Can Tesla Motor Your Portfolio Higher?
Tesla Motors makes cool-looking electric cars. Its Tesla Roadster than can go 236 miles on a single charge. As of March 2011, Tesla had sold 1,650 Roadsters -- starting price $109,000 -- in 30 countries and it currently has 17 dealers. It also sells battery packs to Daimler -- "up to 1,000 battery packs and chargers to support a trial of the Smart for two electric," according to its most recent 10Q. And it has received "more than 4,600 reservations" for another vehicle, the Model S.
Tesla's financial results are not as cool. For example, in the first quarter of 2011, Tesla reported a $48.9 million loss, or 51 cents a share -- that was 66% bigger than its $29.5 million loss in the previous year of $4.04 a share (its common share count rose 12-fold from 7.3 million to 95.2 million over the period).
But the good news is that Tesla's sales rose 136% to $49 million from $20.8 million and it beat by a penny analysts' forecast for an adjusted loss of 52 cents a share and by 14% revenue expectations of $43 million. If you are an investor in this stock, you are likely to seize on this good news as a reason to keep holding on.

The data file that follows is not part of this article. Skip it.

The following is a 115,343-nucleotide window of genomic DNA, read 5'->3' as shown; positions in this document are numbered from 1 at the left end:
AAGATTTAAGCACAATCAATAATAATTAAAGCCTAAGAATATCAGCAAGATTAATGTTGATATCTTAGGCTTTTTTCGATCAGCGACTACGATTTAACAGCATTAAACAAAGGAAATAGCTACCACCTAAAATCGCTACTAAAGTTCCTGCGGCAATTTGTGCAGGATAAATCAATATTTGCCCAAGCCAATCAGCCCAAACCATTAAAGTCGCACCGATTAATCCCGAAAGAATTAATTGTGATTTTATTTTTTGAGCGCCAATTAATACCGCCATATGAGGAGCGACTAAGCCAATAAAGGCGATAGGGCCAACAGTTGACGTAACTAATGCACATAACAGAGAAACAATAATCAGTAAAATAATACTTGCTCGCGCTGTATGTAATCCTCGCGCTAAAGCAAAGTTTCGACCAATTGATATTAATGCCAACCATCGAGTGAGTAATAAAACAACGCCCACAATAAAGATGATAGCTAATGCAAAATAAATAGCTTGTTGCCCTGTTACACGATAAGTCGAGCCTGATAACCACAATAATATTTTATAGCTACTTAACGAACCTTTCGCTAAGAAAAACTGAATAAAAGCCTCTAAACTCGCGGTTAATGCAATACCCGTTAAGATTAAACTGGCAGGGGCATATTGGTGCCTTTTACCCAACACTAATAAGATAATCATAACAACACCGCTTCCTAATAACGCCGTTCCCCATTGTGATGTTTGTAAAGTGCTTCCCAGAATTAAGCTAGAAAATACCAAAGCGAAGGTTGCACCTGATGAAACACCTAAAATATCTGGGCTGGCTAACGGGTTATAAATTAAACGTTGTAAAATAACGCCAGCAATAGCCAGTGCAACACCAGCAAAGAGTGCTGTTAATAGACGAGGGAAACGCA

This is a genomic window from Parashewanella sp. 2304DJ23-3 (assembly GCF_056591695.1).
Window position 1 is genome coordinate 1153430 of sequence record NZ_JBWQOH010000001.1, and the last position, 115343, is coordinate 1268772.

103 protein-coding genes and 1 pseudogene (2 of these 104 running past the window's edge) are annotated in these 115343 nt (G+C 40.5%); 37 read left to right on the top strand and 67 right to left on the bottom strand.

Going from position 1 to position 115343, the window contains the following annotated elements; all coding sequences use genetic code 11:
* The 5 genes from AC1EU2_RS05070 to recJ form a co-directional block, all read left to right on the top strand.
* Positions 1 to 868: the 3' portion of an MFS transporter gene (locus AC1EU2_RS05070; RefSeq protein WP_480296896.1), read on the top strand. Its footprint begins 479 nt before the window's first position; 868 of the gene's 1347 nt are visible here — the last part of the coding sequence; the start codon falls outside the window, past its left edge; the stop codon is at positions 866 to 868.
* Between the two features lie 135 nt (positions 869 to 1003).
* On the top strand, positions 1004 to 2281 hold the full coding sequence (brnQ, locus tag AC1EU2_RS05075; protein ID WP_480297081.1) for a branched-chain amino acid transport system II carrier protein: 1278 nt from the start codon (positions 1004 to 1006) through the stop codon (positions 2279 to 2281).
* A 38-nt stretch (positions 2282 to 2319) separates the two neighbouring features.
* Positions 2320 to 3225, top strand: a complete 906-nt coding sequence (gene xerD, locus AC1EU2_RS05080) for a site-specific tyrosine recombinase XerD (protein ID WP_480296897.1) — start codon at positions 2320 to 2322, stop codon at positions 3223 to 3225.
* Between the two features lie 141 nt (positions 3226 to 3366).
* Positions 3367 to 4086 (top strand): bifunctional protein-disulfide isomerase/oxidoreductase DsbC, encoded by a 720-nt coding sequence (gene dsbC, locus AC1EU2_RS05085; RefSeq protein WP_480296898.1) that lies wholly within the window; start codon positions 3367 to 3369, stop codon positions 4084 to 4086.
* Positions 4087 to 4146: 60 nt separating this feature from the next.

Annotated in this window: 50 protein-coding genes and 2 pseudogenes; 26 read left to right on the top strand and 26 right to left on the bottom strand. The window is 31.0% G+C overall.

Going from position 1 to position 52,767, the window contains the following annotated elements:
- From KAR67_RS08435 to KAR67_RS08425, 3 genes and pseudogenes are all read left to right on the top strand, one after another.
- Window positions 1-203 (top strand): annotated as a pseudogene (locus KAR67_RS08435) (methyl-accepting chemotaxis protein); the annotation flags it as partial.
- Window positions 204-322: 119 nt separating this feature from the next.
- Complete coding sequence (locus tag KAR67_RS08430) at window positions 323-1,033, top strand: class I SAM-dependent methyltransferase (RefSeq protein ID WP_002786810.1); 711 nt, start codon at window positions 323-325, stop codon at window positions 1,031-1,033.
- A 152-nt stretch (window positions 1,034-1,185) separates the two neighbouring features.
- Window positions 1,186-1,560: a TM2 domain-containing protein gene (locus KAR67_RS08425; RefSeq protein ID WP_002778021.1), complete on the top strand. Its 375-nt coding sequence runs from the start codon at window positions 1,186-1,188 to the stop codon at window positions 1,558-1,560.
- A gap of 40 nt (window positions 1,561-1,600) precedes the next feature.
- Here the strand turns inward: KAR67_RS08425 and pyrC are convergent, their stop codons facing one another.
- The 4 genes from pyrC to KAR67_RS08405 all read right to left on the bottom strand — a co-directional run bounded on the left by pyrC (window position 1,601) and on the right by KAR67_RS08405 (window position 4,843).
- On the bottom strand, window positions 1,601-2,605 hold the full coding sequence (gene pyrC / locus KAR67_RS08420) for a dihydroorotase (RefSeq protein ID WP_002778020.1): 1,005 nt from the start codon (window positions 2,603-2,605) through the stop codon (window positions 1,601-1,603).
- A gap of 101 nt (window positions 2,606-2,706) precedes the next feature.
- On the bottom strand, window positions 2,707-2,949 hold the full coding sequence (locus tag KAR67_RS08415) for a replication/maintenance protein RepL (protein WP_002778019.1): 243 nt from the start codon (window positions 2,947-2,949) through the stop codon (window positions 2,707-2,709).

Needless to say, a new car company has big cash needs. And it could not meet those needs without help -- it gets $465 million worth from the U.S. government in the form of a so-called loan facility from the Federal Financing Bank (FFB) that is guaranteed by the Department of Energy (DOE) Loan Facility.
This facility under the DOE’s Advanced Technology Vehicles Manufacturing Loan Program (ATVM Program) is helping to pay for Tesla to develop that Model S. And its business prospects could dim Tesla does not meet the development milestones required to get more of that cash.
Meanwhile, Tesla has about $101 million worth of cash on its balance sheet and is going to be required to come up with $17.5 million in 2011. Curiously, despite $102 million in long-term debt, Tesla does not record any interest expense on its income statement for the first quarter. Its 10Q suggests that Tesla is "capitalizing the interest expense to construction in process" -- meaning it is adding the expense to the value of the asset rather than actually paying it.
Is this just a tiny, obscure accounting matter or cause for investor concern? You could just look on the bright side -- on May 4, Tesla Motors raised its guidance for 2011 sales by 6% from between $160 million and $175 million to between $170 million and $185 million.
But I wonder how long a company can survive making a bigger net loss than its total sales. Its market capitalization depends on its ability to convince investors to keep using their hearts and not their brains when it comes to deciding whether to fork over their hard-earned cash.
I'd avoid this equity.